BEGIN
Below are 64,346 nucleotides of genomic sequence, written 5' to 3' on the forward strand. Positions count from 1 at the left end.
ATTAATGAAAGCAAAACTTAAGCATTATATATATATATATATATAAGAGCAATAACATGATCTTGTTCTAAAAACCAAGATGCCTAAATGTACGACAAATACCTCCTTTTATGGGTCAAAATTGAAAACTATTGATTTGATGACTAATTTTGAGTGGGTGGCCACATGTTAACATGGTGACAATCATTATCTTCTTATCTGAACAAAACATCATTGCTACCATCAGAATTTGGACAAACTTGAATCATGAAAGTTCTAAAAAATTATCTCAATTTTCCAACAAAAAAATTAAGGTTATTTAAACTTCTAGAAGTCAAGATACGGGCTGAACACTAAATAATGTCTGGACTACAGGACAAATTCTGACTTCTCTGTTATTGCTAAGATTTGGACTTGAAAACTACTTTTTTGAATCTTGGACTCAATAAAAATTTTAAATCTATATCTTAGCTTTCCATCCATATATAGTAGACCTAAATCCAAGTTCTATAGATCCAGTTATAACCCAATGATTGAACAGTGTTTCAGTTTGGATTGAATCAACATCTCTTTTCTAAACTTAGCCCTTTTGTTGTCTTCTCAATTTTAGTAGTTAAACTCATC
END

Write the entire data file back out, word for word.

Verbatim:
Below are 64,346 nucleotides of genomic sequence, written 5' to 3' on the forward strand. Positions count from 1 at the left end.
ATTAATGAAAGCAAAACTTAAGCATTATATATATATATATATATAAGAGCAATAACATGATCTTGTTCTAAAAACCAAGATGCCTAAATGTACGACAAATACCTCCTTTTATGGGTCAAAATTGAAAACTATTGATTTGATGACTAATTTTGAGTGGGTGGCCACATGTTAACATGGTGACAATCATTATCTTCTTATCTGAACAAAACATCATTGCTACCATCAGAATTTGGACAAACTTGAATCATGAAAGTTCTAAAAAATTATCTCAATTTTCCAACAAAAAAATTAAGGTTATTTAAACTTCTAGAAGTCAAGATACGGGCTGAACACTAAATAATGTCTGGACTACAGGACAAATTCTGACTTCTCTGTTATTGCTAAGATTTGGACTTGAAAACTACTTTTTTGAATCTTGGACTCAATAAAAATTTTAAATCTATATCTTAGCTTTCCATCCATATATAGTAGACCTAAATCCAAGTTCTATAGATCCAGTTATAACCCAATGATTGAACAGTGTTTCAGTTTGGATTGAATCAACATCTCTTTTCTAAACTTAGCCCTTTTGTTGTCTTCTCAATTTTAGTAGTTAAACTCATC